It’s the little things…


I can’t remember what I used to do in my spare time, pre-Derby. I know I used to do something with it and I’m pretty sure I didn’t just google pictures of Benedict Cumberbatch (although I totally still do that). These days, things are a bit different; my procrastination porn is much more likely to be Roller Derby Recyclables, Derby Dialogue or the Bont website and as we speak, my dining room table is a skate maintenance centre, much to the annoyance of my middle-class dinner party-loving partner. This blog is a collation of skate-related items and advice I’ve collected on my travels that aren’t massively exciting, but are nonetheless important in looking after that kit you’ve scrimped, saved and possibly starved to buy.


Spare bearings
If you have more than one set of wheels, you need more than one set of bearings; it just saves time and ball-ache when you switch between them. They don’t have to be expensive, but if they have removable shields then they can be cleaned more thoroughly and easily.

Bearings tool
If you have wheels with an aluminium hub, you could spend an hour trying to gently coax the bearings out, risking breaking them as well as giving yourself RSI. Alternatively, get a bearings tool. Honestly, you’ll thank me for it.

After cleaning bearings, give them a quick spray of GT-85. It helps to displace some of the moisture and stop them corroding between drying and lubrication.

Sewing machine oil
A much cheaper, multi-purpose alternative to Speed Cream. Use it to lubricate bearings and on moving parts of metal plates after cleaning.

Bicarbonate of soda
Machine washing your pads just doesn’t cut it when it comes to Derby stench. Add some of this to help kill it. I’ve found that it’s also useful in skates to draw out moisture, should your boots get damp.

Tea-tree oil
Between washes, sprinkle some of this on your pads to keep the pong to a minimum, as well as to help minimise the risk of infection from bacteria and other nasties. It’s also useful in stinky skates.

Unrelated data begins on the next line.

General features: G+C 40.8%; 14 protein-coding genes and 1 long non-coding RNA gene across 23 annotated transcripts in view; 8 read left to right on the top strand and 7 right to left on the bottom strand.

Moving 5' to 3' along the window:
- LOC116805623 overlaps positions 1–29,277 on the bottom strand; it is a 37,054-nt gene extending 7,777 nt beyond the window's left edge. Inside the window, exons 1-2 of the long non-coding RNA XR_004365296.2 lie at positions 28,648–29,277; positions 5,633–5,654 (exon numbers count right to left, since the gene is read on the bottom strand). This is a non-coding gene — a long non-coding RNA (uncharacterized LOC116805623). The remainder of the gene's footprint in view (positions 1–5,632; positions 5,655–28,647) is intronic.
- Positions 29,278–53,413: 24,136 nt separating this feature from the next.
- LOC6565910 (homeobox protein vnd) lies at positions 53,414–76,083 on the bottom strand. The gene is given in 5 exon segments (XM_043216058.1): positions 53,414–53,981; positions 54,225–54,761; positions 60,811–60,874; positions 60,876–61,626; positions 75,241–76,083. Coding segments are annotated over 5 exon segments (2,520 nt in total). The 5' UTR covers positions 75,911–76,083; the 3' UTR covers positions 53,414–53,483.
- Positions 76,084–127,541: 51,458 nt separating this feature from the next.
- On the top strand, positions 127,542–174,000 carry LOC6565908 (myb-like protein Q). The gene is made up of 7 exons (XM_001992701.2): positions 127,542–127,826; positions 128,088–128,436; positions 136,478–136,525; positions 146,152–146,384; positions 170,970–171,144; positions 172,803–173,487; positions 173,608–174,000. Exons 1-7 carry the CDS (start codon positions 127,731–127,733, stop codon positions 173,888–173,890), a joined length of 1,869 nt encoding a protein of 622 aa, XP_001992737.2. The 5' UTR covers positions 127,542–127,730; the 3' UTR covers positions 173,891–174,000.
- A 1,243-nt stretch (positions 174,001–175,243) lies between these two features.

Hockey tape
You could spend a fortune on beautiful hand-made toe-guards, but you will still need hockey tape to protect parts of the skate they don’t cover, as well as the floor. Ensure you use a cloth tape rather than plastic, as it has a tendency to melt under friction and will leave marks on contact.

Zinc oxide tape
This tip came from a marathon running friend of mine. If you are prone to blisters, rubbing or that horrible burning sensation on the ball of your foot, apply zinc oxide tape to dry feet before skating. I’ve also been known to use this before a night out in high heels!

Waxed hockey laces
Most skate laces are pretty awful and usually fray then snap easily. Waxed hockey laces are a little more hard-wearing and have the advantage of generally being mega long. For people with fat feet who have to use two sets of laces, this will help, as well as if you want to wrap laces through a heel tab or under the plate for extra support. Trim them down to the right length, heat the end to seal it again and you’re good to go.

Milton Sterilising Fluid
Never cleaned your gumshield? You probably should because that’s just grim. Just don’t forget to rinse it before using it again. I speak from experience on this one. Unpleasant doesn’t quite cover it.

Plastic bag
Moisture and bearings are not great bed fellows, so it’s worth keeping a spare plastic bag in your kit bag to keep your sweaty pads and skates separate.


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